Normally, for a days birding, I head to Titchwell Marsh in Norfolk or Frampton Marsh in Lincolnshire. I have to say that I am beginning to prefer Frampton Marsh, so I headed in this direction at 0400hrs! I knew that an elusive Buff Breasted Sandpiper had been seen for a number of days, but I didn't hold out any hope of seeing it! As I sat in the car park, in total darkness, the sound of Wigeon could be heard, and this was to be the most prolific bird of the day. As light broke, I wandered over to the visitor centre where a Kingfisher had a flypast. Meeting up with another early birder, we set out in the direction of where the Buff Breasted Sandpiper was being reported, "needle in a haystack" springs to mind, but I ended up walking the whole area which was a first for me! Needless to say, the BBS was not located. The water levels at Frampton are very low and I wonder if this was causing the birds to be very easily flushed? Not a lot of waders, the best being - Spotted Redshank; Bar and Black Tailed Godwits; Ringed Plover; Grey Plover; Avocet; Ruff; Curlew Sandpiper; Dunlin; Snipe and Little Stint.
Very often, bird hides are quiet places with the occupants barely acknowledging other occupants. With the knowledge of a Buff Breasted Sandpiper being "somewhere" on the reserve, I located a small wader, on its own, with a very bright buff front. I have to say that this bird was "in your face" different and I managed to get the assembled company on to it and its identification debate commenced. I have never seen a BBS before, relying on good old Collins! Scope views looked good but the eye ring of a BBS was not obvious. I decided to run off some images (heavily cropped due to distance) but they did not do the bird justice. What was it? The debate started with everyone giving a view. My contributions were a little "devils advocate" by saying can we rule out...........? However, the three main contenders were Curlew Sandpiper (first to ruled out) leaving juvenile Ruff and BBS! It was not possible to determine an eye ring, and when the bird flew (in the direction of where it was later reported on the fields opposite the visitor centre, white was not seen on the rump. The debate at the very least brought those in the hide together and I thoroughly enjoyed the views. On leaving, I said I would "float" the bird on the internet, where the majority view was juvenile Ruff.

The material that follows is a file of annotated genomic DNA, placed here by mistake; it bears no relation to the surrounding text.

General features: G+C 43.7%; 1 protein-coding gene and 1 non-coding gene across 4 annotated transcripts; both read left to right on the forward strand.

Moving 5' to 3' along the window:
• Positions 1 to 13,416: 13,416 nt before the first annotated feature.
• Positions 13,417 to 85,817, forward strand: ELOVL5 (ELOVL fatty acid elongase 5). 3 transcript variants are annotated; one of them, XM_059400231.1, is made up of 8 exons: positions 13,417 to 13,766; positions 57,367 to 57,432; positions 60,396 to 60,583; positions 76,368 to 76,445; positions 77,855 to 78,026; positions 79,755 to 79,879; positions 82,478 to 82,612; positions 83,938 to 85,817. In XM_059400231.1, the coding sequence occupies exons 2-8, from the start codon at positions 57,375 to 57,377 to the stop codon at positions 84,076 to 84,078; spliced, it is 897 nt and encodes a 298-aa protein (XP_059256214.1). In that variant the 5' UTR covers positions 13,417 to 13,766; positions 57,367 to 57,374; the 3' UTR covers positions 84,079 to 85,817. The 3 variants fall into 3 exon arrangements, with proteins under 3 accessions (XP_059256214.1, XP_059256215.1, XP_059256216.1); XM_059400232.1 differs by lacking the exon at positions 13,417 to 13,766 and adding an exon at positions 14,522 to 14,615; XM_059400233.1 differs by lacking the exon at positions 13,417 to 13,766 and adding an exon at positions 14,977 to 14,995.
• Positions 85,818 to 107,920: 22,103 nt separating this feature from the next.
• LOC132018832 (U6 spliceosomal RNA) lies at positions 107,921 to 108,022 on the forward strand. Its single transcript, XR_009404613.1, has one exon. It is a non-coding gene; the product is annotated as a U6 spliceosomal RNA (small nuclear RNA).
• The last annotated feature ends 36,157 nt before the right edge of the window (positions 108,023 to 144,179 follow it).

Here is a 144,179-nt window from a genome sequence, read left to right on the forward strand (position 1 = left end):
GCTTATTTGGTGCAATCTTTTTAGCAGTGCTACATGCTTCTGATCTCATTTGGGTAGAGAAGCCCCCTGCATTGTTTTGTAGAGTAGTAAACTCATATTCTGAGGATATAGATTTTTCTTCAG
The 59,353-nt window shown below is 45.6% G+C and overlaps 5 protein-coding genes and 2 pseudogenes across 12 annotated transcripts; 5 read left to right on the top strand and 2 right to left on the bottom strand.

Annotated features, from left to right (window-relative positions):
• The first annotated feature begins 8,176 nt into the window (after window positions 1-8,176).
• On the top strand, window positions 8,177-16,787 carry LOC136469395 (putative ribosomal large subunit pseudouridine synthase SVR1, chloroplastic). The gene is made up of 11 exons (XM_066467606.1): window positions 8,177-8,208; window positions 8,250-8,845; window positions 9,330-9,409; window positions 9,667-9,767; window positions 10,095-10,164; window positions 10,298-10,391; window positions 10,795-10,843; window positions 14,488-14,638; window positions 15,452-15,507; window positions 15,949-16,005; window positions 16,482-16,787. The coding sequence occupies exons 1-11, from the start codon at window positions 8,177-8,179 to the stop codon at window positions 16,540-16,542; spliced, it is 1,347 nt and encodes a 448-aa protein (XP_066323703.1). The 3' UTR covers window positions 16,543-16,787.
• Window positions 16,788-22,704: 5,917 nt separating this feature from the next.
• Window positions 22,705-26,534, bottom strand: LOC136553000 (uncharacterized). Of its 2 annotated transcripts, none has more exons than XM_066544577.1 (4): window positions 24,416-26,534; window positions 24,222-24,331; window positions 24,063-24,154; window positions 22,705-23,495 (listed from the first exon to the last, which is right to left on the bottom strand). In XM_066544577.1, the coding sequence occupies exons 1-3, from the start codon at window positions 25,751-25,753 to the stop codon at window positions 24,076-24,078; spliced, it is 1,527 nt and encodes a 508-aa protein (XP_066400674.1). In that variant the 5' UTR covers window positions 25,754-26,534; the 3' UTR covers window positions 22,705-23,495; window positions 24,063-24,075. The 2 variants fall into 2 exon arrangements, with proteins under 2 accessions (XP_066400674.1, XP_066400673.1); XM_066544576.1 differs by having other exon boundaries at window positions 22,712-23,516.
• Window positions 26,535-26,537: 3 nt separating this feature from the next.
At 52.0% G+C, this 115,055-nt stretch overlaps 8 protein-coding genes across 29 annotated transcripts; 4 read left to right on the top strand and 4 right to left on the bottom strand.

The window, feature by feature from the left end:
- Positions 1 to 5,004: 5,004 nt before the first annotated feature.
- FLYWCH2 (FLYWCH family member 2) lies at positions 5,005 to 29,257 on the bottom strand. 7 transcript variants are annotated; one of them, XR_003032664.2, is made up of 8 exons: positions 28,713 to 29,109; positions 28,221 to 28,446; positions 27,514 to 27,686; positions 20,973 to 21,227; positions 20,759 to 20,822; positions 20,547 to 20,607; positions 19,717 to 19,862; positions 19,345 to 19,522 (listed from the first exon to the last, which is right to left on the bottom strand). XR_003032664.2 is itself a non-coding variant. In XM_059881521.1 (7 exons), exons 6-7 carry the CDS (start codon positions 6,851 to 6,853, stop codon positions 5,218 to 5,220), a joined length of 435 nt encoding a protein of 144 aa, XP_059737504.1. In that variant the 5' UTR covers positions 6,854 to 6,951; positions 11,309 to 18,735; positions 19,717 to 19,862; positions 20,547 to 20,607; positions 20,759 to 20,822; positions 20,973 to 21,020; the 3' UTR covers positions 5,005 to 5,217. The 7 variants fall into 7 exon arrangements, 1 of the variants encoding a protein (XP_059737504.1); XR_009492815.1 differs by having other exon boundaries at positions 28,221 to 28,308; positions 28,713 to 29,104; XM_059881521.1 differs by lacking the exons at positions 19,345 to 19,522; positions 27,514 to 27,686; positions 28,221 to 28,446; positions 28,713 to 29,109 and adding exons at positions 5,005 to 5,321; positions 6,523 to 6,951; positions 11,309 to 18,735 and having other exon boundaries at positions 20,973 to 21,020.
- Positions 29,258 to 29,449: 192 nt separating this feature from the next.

Heavily cropped images of "the" bird with supporting cast of Wigeon!:
The saying if its a wader and its one you have to think about its probably a Ruff rings true! With hindsight, I've also seen an image of the bird on the Lincolnshire Bird Club site!
Black Tailed Godwit
Wigeon; Greylag Goose; Grey Heron; Curlew; LBB Gull; Pheasant; Teal; Moorhen; Kingfisher; Shelduck; Mute Swan; Kestrel; Cormorant; Mallard; Snipe; Black Headed Gull; Wood Pigeon; Robin; Chaffinch; Carrion Crow; Magpie; Goldfinch; Blue Tit; Dabchick; Shoveler; Little Egret; Brent Goose; Redshank; Coot; Spotted Redshank; Black Tailed Godwit; Canada Goose; Skylark; Pintail; Dunlin; Bar Tailed Godwit; Ringed Plover; Starling; Grey Plover; Meadow Pipit; Reed Bunting; Avocet; Ruff; Greenfinch; Gadwall; Linnet; Curlew Sandpiper; Little Stint; Pied Wagtail; Rook; Jackdaw; Buzzard.
Red Kite at Oundle.